PHIL Course Listing
Introduction to Philosophy (PHIL 100, 3 Credits)
An introduction to the literature, problems, and methods of philosophy. The goal is to identify and consider central, recurring problems of philosophy. Emphasis is on developing awareness of the significance of philosophical problems and learning to offer rationally justifiable solutions. Students may receive credit for only one of the following courses: HUMN 125 or PHIL 100.
Practical Reasoning (PHIL 110, 3 Credits)
An examination of methods for thinking analytically about real-world problems and solving them. The goal is to apply logical arguments to practical decision making. Topics include inductive and deductive reasoning; the properties of arguments; methods of logical analysis; synthesis of ideas; informal fallacies; and the role of presuppositions and other factors in scientific, social, ethical, and political problems.
Introduction to Moral Philosophy and Ethical Reasoning (PHIL 140, 3 Credits)
An introductory exploration of the foundational theories of Eastern and Western moral philosophy and an examination of methods for thinking clearly about ethical issues. The objective is to employ a knowledge of moral theory and the methods of ethical reasoning to address contemporary ethical issues and dilemmas in areas such as business, medicine, information technology, and personal ethics. Students may receive credit for only one of the following courses: HUMN 300 or PHIL 140.
Contemporary Social Justice Issues (PHIL 304, 3 Credits)
Recommended: PHIL 100 and PHIL 140. A thematic exposition of social justice issues. Topics include the relationship of the individual to society, human relationships with the environment, the use of technology, medical decision making, social equalities and inequalities, and workplace issues. The objective is to improve one's awareness of ethical issues and recognize and analyze ethical problems in the contemporary global context through a deeper understanding of ethical theories.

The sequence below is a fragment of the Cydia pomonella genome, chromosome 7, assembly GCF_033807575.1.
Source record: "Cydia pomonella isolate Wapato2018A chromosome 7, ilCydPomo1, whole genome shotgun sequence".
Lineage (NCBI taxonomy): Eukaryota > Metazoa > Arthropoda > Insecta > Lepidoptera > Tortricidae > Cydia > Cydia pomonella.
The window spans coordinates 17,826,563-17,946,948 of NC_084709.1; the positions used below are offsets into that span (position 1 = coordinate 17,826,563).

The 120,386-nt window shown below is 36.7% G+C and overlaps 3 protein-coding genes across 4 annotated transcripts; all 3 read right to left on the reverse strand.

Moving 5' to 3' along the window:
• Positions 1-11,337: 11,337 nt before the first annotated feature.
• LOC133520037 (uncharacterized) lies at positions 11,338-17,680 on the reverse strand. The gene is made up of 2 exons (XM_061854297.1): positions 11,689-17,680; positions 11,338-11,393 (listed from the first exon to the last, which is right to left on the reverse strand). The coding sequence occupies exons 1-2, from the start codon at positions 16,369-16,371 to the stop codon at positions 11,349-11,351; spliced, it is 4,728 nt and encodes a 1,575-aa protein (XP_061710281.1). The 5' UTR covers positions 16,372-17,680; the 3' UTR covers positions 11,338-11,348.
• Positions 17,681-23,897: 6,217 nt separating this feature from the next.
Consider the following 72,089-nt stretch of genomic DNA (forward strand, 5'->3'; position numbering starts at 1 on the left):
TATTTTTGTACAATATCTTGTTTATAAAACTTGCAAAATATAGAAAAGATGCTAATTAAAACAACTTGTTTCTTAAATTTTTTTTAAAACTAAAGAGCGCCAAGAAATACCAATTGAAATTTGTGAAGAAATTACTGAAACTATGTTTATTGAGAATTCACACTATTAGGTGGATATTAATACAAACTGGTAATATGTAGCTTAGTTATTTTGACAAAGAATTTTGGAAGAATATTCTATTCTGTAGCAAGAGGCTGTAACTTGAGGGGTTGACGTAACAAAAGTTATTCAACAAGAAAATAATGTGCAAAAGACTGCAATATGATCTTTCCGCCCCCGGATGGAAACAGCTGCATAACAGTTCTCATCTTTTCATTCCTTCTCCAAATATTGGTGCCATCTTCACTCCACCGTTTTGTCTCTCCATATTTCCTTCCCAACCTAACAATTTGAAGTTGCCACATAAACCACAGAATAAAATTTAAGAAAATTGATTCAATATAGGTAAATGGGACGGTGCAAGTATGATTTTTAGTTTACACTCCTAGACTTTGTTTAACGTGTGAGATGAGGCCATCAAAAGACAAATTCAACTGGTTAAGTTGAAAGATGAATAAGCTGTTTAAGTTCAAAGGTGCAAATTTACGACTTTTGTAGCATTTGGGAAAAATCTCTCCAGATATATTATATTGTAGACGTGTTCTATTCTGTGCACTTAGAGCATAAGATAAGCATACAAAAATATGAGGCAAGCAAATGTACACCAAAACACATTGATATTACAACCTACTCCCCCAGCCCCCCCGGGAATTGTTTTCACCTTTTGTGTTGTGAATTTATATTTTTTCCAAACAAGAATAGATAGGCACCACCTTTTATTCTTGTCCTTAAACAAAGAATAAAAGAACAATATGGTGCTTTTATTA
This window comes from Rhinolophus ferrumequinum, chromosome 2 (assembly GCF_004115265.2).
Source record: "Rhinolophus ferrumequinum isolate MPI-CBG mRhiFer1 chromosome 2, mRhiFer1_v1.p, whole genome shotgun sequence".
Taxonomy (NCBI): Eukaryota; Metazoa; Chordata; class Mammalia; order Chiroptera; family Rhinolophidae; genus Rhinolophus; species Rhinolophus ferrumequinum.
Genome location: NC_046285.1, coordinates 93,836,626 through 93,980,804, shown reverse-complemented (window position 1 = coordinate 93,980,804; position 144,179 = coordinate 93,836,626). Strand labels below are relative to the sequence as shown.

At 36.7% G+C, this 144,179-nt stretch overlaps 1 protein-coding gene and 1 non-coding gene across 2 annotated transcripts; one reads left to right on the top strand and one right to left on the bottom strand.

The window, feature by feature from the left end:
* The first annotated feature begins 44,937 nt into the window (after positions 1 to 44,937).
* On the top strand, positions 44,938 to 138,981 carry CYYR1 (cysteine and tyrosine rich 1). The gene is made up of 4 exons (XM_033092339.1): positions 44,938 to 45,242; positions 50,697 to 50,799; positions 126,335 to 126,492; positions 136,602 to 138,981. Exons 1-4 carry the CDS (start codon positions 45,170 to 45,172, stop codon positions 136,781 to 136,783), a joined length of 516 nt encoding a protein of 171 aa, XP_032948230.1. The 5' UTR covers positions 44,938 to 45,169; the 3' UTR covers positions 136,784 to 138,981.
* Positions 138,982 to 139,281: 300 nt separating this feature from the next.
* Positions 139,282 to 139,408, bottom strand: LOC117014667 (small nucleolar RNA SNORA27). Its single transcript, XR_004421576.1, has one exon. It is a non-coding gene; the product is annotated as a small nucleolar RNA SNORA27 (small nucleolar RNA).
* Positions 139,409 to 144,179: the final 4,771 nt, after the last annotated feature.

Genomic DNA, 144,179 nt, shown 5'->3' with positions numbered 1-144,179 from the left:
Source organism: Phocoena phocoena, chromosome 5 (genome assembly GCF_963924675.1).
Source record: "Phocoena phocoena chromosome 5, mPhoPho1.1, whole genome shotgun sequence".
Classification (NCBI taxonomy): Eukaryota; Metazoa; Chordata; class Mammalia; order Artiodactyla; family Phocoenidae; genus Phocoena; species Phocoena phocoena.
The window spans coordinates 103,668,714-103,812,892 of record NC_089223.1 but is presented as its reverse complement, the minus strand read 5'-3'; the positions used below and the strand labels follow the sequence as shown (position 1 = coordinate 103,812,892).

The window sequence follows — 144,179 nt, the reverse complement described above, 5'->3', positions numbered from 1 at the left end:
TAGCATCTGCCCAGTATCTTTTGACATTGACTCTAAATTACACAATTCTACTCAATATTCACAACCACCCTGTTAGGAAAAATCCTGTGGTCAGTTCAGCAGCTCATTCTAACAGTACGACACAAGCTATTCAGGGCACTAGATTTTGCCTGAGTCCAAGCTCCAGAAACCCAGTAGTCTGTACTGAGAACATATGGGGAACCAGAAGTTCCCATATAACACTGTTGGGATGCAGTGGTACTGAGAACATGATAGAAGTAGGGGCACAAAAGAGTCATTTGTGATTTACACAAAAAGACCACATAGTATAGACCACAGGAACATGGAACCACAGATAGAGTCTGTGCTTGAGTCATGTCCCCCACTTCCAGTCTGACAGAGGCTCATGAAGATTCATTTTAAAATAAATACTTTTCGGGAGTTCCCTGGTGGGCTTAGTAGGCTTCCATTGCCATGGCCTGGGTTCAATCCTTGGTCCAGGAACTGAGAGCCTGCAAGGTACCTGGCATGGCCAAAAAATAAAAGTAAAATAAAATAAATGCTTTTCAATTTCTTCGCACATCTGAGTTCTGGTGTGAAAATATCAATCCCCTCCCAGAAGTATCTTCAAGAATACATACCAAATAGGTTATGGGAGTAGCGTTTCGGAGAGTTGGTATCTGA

Confucian Practices in Asia (PHIL 306, 1 Credit)
An examination of Confucianism as a religion and as a philosophy and its influences on the lives of East Asians.
Ideas Shaping the 21st Century (PHIL 336, 3 Credits)
An overview of ideas and philosophies likely to affect humanity and this planet in the 21st century. The goal is to identify and understand predominant modes of thought; critically evaluate ideas that affect ways of living; articulate the principles underlying cooperation and dissention among different cultures, institutions, and individuals; and trace the influence of key ideas across various realms of human activity to navigate the challenges of the modern world. Students may receive credit for only one of the following courses: HUMN 336 or PHIL 336.
Religions of the East (PHIL 348, 3 Credits)
An examination of the religions of the East, including Jainism, Sikhism, Hinduism, Buddhism, Chinese religions, and Shinto. The aim is to gain a historical perspective on world events and understand the interrelationships of these religious traditions, historically and doctrinally. Students may receive credit for only one of the following courses: HUMN 348, HUMN 350, or PHIL 348.
Religions of the West (PHIL 349, 3 Credits)
An examination of the religions of the West, including the Zoroastrian, Judaic, Christian, and Islamic traditions. The aim is to gain a historical perspective on world events and to understand the interrelationships of these religious traditions, both historically and doctrinally. Students may receive credit for only one of the following courses: HUMN 349, HUMN 350, or PHIL 349.